by Kofi Biney
For many Black male student-athletes in Philadelphia, intercollegiate sports are perceived as a ticket to post-secondary success, especially when looking at area colleges like Penn State and Villanova, where the graduation rates for Black male athletes is 78 percent. But many colleges and universities are actually failing at the game of graduating these students, according to a report released by the Penn Graduate School of Education’s Center for the Study of Race and Equity in Education.
While high-stakes testing continues unabated, educators skeptical of the annual assessments are not just experimenting, but making headway in finding better ways to evaluate – and improve – student learning and whole-school performance.
The latest edition of the annual Philadelphia college admissions guide Step Up to College has been released. The guide is free and published by Philadelphia Futures, an organization that helps prepare underrepresented youth for college.
New to this year’s guide is an added emphasis on what the demands of career, workplace, and today’s difficult job market mean for today’s college-bound student.
I hope the issue on college access and success (Focus on a Broken Pipeline to College, Summer 2012) motivates high school and college staff to ramp up efforts to prepare high school students for college and ensure that colleges provide needed support to earn a degree.
Undocumented immigrant students face a number of significant obstacles on the path to college. The College Board is seeking to make that process a little easier with its recently released resource guide for undocumented students planning for college.
The resource guide was released just weeks before President Obama issued an executive order that will enable undocumented youth to delay deportation and apply for work permits.
I haven’t graduated from college just yet, but the stories told in the Inquirer’s series “Struggling for Work: The Broken Dreams of a New Generation” have overwhelmed me.
According to the series, students in Pennsylvania carry an average debt of more than $28,000 by graduation.
I am now facing outstanding student loans of $17,000 to $22,000, and counting. I have six classes remaining – a total of 19 credits -- to complete a Bachelor of Arts degree in journalism from Temple University’s School of Communications.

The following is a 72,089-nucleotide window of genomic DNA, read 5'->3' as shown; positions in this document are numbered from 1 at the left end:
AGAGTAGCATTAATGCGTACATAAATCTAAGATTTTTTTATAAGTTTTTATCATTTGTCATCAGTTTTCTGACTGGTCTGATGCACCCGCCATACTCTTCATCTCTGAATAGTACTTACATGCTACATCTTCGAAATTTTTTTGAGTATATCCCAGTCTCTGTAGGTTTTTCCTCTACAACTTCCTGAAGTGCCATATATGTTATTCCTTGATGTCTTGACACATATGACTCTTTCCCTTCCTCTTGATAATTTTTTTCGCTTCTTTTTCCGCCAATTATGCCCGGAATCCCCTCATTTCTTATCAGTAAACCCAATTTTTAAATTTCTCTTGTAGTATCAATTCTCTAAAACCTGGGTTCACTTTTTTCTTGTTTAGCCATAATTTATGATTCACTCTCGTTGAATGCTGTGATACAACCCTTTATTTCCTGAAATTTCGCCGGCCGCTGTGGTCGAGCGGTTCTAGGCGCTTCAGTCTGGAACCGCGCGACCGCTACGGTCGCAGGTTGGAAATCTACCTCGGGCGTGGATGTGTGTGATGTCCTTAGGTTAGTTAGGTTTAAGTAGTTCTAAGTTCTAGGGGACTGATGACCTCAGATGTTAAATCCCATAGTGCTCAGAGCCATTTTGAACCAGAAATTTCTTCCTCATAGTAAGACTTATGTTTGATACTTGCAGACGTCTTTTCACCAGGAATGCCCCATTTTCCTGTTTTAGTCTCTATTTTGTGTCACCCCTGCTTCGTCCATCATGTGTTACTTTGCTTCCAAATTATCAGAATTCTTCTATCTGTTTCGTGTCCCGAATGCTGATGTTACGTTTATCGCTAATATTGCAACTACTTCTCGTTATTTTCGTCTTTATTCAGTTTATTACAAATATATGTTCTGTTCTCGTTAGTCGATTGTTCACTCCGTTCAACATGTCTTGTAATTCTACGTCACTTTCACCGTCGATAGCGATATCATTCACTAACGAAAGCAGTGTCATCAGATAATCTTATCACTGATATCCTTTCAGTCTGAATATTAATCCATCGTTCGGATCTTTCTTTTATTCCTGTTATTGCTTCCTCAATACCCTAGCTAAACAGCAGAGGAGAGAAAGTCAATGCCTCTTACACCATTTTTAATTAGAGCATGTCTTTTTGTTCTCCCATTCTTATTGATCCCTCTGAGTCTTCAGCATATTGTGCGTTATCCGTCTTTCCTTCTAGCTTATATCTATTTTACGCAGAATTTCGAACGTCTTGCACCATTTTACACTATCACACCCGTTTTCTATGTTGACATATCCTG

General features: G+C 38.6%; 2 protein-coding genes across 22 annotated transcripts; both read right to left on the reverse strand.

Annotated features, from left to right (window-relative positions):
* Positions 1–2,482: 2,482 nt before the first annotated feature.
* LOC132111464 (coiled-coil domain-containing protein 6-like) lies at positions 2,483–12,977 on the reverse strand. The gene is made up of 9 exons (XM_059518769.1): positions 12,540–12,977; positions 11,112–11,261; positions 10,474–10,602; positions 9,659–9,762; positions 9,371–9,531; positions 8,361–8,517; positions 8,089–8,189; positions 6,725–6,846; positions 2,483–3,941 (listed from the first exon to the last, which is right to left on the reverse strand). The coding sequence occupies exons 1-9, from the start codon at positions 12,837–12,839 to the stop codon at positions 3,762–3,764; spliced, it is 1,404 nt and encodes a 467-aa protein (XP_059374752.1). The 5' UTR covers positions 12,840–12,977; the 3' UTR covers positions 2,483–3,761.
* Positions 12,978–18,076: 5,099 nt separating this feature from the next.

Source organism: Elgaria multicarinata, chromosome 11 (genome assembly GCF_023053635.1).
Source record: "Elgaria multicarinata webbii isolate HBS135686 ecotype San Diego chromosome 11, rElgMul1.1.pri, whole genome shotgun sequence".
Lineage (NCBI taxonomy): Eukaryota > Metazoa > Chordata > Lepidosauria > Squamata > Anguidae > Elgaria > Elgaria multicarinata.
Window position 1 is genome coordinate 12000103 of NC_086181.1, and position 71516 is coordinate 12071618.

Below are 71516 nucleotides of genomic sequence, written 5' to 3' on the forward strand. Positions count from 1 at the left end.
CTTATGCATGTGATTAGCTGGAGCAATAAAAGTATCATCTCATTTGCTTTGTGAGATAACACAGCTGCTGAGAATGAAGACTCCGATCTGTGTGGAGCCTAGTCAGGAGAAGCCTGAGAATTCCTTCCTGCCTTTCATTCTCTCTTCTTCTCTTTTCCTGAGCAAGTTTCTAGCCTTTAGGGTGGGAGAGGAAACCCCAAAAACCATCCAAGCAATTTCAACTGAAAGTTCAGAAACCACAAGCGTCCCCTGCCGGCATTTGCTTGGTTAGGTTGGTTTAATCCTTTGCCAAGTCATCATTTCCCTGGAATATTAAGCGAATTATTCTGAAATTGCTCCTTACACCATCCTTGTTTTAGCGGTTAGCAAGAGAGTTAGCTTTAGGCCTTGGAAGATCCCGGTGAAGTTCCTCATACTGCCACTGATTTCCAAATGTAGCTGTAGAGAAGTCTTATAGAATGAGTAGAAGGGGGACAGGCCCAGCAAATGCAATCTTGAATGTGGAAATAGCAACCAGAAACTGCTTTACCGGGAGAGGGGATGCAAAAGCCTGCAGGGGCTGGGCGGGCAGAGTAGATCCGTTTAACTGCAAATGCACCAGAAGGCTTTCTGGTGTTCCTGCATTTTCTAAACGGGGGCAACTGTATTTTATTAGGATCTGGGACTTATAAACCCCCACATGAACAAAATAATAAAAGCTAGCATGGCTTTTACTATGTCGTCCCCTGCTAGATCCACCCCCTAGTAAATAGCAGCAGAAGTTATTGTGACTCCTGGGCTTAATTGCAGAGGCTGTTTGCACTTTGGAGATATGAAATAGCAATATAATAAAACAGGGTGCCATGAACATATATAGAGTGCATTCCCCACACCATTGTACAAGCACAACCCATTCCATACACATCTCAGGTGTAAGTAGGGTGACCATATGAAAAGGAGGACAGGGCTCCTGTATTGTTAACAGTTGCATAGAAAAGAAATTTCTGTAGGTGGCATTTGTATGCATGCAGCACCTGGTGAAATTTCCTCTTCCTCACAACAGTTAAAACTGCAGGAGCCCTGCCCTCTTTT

One of the biggest concerns for college students is how to pay for it. The Notebook asked Karen Campbell and Thomas Butler, two college placement experts, to explain how students can finance their post-secondary education without breaking the bank.
What do you suggest in terms of researching the money issue?
So, how’s Temple?
Funny, last year at this time, I graduated from the Community College of Philadelphia and asked the same exact question of students I knew at Temple University. Now, when I visit CCP, I get asked the question.
So far, Temple has been great. It is challenging at times, but I wouldn’t change it. CCP prepared me to know what to expect of college-level work and how to best tackle it. CCP taught me those skills I was lacking a few years prior.
Strolling across Lehigh University's picturesque campus, Jamel Haggins is a striking example of the best that Philadelphia's neighborhood high schools have to offer.
Now a 20-year-old college junior, Haggins is on track to earn his architecture degree next spring. A chiseled 6'3" tall and 255 pounds, he's also an all-conference tight end for Lehigh's football team. Sporting an easy smile and a bright red fraternity sweatshirt – he's the president of the campus chapter of Kappa Alpha Psi – the proud North Philly native is a magnet for attention from students and staff alike.
"He's my everything," gushes Haggins' girlfriend, Allison Morrow, the president of Lehigh's Black Student Union.
Haggins was the crown jewel of the class of 2009 at North Philadelphia's Benjamin Franklin High: class valedictorian, a three-time all-Public League football star, and a commanding officer in the school's Navy Junior ROTC.
Sentado en una mesa de la cafetería en el Community College of Philadelphia, Cheick Kante no hace ningún esfuerzo por ocultar su frustración.
"A veces quisiera no haberme mudado acá nunca", dice Kante, un alto joven de 22 años que está estudiando una carrera en sistemas de información en el CCP. "Nunca pensé que sería así".